In this section of the tutorial, we will discuss the Shell Sort in Data Structure and its concept and the algorithm of Shell sort for performing different sorting operations in detail.
Now let’s move further to the introduction of Shell Sort in Data Structure.
What is Shell Sort in Data Structure?
Shell Sort is another version of Insertion Sort, named after the person who created its algorithm, Donald L. Shell. Shell Sort Algorithm was first published in Communication of ACM in the year 1959.
- In Shell Sort, a list of data values are diminished into multiple segments and eventually used for sorting the data.
- A list of X elements is divided into multiple N number of smaller segments, where N is known as increment.
- In each segment, there lies a minimum of integral X/N, and if X/F is not integral, some of the segments will hold extra elements.
Further, we will discuss the concepts of Shell Sort and the algorithm of Shell Sort which helps in sorting a pool of unordered data elements.
Concept used in Shell Sort
The core concept used in creating the algorithm for Shell Sort is somewhat similar to the concept of Insertion Sort. Shell Sort breaks down the list of elements into multiple smaller segments, each of which is later sorted using Insertion Sort technique and finally all together sorts the entire list in a sequenced form.
We will look into an illustrated example to understand the concepts involved in Shell Sort.
- Here, the segments are dispersed throughout the list.
- When the increment is 3, the first, fourth, seventh, and tenth elements make up segment 1.
- Similarly, the second, fifth, and eighth element make up segment 2.
- Similarly, the third, sixth, and ninth element make up segment 3.
- After each sort pass, the data in each smaller segment is sorted using the same Insertion Sort technique.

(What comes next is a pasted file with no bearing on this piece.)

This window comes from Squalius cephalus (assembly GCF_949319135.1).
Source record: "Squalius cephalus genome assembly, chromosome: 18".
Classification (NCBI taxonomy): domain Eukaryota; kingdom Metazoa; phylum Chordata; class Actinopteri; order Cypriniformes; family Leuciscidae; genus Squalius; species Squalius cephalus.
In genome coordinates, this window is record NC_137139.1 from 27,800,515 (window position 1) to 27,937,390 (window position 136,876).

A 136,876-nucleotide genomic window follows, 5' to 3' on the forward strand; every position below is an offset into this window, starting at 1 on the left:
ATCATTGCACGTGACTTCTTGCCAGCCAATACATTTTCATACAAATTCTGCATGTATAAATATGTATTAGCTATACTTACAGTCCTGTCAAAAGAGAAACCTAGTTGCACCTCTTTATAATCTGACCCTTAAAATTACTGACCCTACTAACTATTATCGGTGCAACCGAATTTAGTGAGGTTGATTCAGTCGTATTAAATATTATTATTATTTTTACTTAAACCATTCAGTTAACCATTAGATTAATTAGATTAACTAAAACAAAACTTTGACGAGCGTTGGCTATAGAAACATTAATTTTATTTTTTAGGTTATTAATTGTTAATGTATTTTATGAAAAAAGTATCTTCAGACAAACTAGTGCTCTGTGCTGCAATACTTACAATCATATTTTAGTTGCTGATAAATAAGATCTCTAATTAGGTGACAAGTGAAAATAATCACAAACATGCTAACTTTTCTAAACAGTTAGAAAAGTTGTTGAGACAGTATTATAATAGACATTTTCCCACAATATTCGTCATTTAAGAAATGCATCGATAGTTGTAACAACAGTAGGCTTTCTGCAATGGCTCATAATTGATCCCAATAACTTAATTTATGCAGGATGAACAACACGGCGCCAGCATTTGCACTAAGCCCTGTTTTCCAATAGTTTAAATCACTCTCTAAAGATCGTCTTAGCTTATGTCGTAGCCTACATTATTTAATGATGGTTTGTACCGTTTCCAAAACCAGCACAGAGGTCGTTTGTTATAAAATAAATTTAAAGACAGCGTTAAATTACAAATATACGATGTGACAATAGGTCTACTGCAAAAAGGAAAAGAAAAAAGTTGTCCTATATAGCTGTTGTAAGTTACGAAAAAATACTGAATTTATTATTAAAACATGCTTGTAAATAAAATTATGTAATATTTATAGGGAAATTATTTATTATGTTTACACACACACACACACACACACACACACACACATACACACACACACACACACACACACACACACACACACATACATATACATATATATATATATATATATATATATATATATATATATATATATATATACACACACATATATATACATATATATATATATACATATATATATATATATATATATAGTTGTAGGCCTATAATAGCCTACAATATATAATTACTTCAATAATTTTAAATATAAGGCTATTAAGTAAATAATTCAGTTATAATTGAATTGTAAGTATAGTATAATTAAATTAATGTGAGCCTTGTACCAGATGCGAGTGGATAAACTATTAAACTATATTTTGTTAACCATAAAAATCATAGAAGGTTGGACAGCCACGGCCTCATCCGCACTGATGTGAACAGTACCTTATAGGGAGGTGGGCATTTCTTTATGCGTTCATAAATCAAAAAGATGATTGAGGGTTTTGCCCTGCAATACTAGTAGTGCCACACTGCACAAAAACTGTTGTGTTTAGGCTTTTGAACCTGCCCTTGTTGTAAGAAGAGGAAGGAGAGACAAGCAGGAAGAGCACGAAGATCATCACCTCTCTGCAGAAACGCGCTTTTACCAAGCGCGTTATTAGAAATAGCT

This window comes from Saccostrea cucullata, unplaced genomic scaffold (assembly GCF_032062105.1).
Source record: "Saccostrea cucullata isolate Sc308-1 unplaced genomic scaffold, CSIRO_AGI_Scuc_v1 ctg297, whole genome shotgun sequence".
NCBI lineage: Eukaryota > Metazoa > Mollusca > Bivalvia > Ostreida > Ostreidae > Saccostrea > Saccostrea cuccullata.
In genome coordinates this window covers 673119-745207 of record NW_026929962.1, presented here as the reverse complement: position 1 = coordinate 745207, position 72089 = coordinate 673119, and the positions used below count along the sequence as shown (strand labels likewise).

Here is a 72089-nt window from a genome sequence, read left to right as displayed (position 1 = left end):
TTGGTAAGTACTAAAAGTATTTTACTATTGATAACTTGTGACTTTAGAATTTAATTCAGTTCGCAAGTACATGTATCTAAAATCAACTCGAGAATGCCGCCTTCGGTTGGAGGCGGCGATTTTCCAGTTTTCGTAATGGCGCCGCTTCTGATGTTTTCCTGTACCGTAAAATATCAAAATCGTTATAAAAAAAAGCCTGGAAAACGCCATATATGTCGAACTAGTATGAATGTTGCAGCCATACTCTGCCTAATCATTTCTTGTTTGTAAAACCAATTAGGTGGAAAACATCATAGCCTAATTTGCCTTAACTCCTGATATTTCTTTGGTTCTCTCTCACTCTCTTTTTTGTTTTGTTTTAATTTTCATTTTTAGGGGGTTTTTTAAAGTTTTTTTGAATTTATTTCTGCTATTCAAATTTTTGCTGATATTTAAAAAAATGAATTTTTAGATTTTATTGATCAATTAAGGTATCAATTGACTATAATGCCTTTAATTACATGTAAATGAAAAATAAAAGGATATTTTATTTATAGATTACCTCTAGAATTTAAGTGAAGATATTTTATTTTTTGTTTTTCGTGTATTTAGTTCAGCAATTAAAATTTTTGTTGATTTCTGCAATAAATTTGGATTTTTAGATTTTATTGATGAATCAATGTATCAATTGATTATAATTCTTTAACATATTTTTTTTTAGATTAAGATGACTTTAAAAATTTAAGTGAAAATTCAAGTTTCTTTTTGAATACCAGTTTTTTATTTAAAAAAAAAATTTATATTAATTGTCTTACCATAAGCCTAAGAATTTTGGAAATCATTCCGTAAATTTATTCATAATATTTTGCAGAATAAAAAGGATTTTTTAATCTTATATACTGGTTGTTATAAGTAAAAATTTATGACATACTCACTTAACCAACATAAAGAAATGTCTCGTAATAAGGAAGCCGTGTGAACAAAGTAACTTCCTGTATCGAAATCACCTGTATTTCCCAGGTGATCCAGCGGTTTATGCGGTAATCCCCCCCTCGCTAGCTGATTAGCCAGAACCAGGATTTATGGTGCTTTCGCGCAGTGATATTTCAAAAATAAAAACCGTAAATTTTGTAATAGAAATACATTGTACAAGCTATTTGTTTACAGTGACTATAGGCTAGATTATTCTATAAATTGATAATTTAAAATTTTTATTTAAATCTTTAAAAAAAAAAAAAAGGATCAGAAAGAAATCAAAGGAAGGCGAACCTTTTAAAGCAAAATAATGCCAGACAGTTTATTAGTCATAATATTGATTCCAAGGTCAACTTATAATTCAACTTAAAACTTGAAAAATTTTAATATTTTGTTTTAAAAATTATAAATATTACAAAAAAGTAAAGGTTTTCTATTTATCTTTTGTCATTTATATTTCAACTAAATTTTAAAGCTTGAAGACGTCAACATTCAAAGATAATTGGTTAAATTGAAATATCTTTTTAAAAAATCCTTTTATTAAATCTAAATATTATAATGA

- So, for three segments, there are three different ordered lists. And for two segments, there are two different sorted lists. And when there is only one segment, the list becomes sorted.
Shell Sort Algorithm
Now that we are familiar with the concept of Shell Sort, we can now develop an algorithm before we put it into implementation.
Algorithm Shell_Sort (list, last) 1 set Increm to last / 2 2 loop (Increm not 0) 1 set current to Increm 2 loop (until last element sorted) 1 move current element to hold 2 set walker to current - Increm 3 loop (walker >= 0 AND hold key < walker key) 1 move walker element one Increment right 2 set walker to walker - Increm 4 end loop 5 move hold to walker + Increm element 6 Increment current 3 end loop 4 set Increm to Increm / 2 3 end loop end Shell_Sort
- Here, data present in the array list are sorted in place.
- Post sorting, their keys will be in order, list[0] <= list[1] <= … <= list[last].
- list specifies an unordered array of data values.
- last specifies index value to last record in array.
- After sorting, list becomes ordered on list[i].key.
- The loop moves larger element up the list and then fall back one partition.
- After the loop breaks, the data on hold is inserted in a location while maintaining a sequence.
- This concludes the first sort pass, then the next increment continues and following the next sort passes.
Working of Shell Sort
The working of shell sort is halfway understood by the algorithm we wrote above, now we will look into an example to understand it more clearly.